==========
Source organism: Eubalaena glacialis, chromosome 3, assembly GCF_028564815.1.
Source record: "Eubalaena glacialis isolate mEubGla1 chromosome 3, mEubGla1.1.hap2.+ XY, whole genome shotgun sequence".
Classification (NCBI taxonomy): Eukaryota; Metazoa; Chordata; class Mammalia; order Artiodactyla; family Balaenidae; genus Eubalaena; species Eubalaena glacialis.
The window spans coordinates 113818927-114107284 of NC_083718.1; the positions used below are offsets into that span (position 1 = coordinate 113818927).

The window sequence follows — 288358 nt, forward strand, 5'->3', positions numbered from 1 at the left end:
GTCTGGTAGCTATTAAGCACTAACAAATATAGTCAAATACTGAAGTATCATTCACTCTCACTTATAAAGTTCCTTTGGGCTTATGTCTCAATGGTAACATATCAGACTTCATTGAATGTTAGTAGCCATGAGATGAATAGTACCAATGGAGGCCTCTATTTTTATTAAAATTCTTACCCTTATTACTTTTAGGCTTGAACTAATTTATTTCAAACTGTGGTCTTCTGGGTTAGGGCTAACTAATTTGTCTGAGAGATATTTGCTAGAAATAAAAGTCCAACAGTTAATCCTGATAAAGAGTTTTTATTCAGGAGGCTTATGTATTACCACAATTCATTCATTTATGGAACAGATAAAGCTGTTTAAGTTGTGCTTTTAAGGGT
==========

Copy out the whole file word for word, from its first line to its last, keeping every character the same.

Source organism: Eubalaena glacialis, chromosome 3, assembly GCF_028564815.1.
Source record: "Eubalaena glacialis isolate mEubGla1 chromosome 3, mEubGla1.1.hap2.+ XY, whole genome shotgun sequence".
Classification (NCBI taxonomy): Eukaryota; Metazoa; Chordata; class Mammalia; order Artiodactyla; family Balaenidae; genus Eubalaena; species Eubalaena glacialis.
The window spans coordinates 113818927-114107284 of NC_083718.1; the positions used below are offsets into that span (position 1 = coordinate 113818927).

The window sequence follows — 288358 nt, forward strand, 5'->3', positions numbered from 1 at the left end:
GTCTGGTAGCTATTAAGCACTAACAAATATAGTCAAATACTGAAGTATCATTCACTCTCACTTATAAAGTTCCTTTGGGCTTATGTCTCAATGGTAACATATCAGACTTCATTGAATGTTAGTAGCCATGAGATGAATAGTACCAATGGAGGCCTCTATTTTTATTAAAATTCTTACCCTTATTACTTTTAGGCTTGAACTAATTTATTTCAAACTGTGGTCTTCTGGGTTAGGGCTAACTAATTTGTCTGAGAGATATTTGCTAGAAATAAAAGTCCAACAGTTAATCCTGATAAAGAGTTTTTATTCAGGAGGCTTATGTATTACCACAATTCATTCATTTATGGAACAGATAAAGCTGTTTAAGTTGTGCTTTTAAGGGT